“I would never have missed your birthday, K. I would have flown back for it.”
“Why are you back from London this early?” Naomi asks, studying me carefully. “Kristy said it didn’t work out in London as you were hoping. What happened?”
Why am I back from London this early? My heart slows down, and my breathing speeds up. I can’t believe I haven’t prepared myself for this question. I’d relied on everyone accepting Kristy’s vague response that it didn’t work out there. I’d hoped they’d buy it until the truth came out in the papers. Stupid. As I look around me, everyone is staring at me, waiting for my response. I must tell them something.
For some reason, I find myself seeking out Adam, but as our eyes lock, I wonder why I’m looking to him for help. He’s not my saviour, and he’s certainly not going to save me from his friends. This is, after all, the moment he’s been waiting for – the moment I crack, and the moment people see me as I am. He can finally rest easy knowing everyone can see under the mask I’ve always worn. The idea of having nothing to hide behind makes me want to puke and pass out.
Kristy is shaking her head, telling me I don’t have to do this, but I can’t run. This reveal is inevitable. Sure, I can lie now and save face, but it won’t be long until everyone knows the truth, or, rather, the media’s version of it. If I lie, or if I run, liar and coward are just two more nails in my coffin.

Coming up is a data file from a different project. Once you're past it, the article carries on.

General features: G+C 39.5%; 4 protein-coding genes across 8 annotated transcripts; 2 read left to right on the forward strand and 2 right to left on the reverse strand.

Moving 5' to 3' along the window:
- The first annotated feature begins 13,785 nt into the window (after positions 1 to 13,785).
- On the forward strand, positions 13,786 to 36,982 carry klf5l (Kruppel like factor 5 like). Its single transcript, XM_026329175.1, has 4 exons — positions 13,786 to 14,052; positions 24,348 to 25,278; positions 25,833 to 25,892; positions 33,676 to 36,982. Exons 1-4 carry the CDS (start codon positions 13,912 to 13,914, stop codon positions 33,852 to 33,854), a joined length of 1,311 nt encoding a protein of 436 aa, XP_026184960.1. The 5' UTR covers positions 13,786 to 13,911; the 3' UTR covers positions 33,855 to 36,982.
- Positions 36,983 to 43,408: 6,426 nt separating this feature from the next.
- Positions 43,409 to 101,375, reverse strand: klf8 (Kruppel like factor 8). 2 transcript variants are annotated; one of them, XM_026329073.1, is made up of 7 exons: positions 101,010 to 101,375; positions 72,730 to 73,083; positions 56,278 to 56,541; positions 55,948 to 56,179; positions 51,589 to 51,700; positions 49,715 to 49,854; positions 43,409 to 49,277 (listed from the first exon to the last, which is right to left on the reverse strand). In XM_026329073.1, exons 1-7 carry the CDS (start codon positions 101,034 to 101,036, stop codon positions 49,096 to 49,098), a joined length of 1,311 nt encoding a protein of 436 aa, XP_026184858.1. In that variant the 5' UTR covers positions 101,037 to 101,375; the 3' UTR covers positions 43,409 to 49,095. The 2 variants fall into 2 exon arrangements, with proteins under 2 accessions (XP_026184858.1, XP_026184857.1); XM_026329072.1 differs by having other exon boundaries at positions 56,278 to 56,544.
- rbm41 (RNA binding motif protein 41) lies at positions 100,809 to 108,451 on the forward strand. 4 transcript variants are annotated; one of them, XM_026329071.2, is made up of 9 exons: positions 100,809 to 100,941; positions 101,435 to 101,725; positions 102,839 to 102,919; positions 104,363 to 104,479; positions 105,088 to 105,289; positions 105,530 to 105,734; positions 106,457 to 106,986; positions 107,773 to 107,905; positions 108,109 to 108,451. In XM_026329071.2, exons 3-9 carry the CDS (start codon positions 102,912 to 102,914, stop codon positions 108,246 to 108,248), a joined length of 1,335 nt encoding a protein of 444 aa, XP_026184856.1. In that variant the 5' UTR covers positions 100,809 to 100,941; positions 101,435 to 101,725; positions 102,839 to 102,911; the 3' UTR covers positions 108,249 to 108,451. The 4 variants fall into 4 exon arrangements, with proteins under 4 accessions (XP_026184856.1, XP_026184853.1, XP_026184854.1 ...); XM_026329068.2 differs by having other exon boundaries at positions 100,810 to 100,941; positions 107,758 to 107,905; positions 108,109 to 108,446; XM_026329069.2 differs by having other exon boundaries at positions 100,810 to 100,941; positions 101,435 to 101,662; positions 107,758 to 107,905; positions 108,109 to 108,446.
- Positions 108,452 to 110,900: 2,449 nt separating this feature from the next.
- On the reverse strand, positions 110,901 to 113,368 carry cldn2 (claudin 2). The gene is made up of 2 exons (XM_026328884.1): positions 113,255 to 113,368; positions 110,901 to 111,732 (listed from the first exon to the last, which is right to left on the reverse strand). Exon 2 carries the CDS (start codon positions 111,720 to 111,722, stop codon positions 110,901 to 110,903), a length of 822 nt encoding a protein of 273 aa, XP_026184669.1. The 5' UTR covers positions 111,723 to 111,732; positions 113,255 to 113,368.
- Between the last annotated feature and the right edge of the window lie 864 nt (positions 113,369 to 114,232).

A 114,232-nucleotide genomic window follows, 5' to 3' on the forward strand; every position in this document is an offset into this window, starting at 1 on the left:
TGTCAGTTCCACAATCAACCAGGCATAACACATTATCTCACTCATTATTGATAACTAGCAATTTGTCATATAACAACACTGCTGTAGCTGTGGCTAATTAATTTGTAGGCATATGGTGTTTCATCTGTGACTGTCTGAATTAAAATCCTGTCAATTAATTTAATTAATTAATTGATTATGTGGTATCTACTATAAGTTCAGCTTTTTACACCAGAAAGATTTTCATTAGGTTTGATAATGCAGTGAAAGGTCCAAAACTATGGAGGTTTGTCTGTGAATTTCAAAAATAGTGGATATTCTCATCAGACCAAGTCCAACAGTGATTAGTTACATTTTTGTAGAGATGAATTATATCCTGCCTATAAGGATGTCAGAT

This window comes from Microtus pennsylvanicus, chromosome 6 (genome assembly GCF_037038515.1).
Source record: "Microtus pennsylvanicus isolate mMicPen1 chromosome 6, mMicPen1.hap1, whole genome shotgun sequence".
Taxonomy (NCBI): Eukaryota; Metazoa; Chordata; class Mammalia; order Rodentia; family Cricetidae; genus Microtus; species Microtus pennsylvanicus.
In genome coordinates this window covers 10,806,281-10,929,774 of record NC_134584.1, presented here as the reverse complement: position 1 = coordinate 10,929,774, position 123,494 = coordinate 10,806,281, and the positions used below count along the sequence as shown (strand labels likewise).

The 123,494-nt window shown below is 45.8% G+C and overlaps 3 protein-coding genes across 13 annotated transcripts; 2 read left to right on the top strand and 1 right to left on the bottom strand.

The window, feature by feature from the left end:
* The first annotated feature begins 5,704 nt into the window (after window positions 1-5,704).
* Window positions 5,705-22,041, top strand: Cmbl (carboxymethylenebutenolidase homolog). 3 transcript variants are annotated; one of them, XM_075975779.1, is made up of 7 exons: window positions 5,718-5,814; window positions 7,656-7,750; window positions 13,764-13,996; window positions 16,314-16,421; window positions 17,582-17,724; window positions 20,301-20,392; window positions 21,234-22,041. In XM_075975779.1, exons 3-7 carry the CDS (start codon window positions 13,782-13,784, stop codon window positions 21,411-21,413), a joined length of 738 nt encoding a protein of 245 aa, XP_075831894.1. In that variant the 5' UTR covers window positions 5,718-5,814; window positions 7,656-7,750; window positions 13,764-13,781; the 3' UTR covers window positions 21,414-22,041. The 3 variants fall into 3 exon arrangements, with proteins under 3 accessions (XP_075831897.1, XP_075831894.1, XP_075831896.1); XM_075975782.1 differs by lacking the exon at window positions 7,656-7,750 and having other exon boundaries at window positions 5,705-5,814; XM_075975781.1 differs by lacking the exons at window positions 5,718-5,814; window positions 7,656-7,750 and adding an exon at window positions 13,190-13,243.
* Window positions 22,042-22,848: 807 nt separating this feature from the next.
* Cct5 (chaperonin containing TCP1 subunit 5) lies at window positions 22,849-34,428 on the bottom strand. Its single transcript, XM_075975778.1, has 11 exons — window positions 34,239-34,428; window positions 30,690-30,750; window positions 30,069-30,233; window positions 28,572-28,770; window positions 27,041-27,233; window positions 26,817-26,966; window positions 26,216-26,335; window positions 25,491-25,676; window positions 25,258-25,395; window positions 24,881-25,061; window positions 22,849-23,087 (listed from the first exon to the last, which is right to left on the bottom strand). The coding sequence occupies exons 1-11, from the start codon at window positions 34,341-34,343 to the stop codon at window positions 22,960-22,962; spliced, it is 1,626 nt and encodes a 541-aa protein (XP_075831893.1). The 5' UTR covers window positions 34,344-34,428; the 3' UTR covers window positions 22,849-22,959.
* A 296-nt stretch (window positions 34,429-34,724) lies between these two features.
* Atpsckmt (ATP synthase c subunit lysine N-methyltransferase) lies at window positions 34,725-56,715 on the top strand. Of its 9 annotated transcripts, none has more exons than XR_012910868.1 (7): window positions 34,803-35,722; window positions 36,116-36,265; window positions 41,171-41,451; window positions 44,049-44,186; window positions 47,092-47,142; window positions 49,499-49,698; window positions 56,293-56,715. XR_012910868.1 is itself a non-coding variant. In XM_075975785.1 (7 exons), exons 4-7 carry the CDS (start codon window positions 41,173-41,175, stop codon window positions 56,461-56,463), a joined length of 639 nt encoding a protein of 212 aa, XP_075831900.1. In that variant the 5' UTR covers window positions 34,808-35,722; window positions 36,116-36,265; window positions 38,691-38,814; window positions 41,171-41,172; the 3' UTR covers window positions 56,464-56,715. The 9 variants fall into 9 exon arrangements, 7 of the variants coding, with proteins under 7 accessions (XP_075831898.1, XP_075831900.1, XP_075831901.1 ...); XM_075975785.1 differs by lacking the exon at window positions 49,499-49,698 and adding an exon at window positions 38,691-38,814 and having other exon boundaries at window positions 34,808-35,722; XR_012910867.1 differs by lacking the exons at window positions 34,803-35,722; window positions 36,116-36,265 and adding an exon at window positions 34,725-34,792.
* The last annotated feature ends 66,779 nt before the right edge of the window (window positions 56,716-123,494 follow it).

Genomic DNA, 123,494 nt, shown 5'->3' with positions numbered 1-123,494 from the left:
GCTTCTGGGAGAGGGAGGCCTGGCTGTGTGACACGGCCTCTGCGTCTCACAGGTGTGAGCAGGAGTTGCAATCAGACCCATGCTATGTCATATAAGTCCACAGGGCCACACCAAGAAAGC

With every second of silence, the tension grows, everyone watching me. I find myself looking back at Adam, using him to centre myself as I break apart. He was the biggest hurdle to overcome, I tell myself. He hates me, and he’s already seen my true colours. If I can be real and authentic with him – my enemy, then I can be genuine and true with these people. I’ll have no control over what they think of me anymore. I’ll have no shield from their scrutiny, no camera lens to filter my beauty after I say what I need to. All I can do is give them the truth and let them do with it what they will. And if none of them wants to talk to me again, well, I won’t hold it against them.
Taking a steadying breath, I wrench my gaze away from Adam’s waiting one. I make eye contact with every one of Kristy’s friends before letting them in on my greatest shame.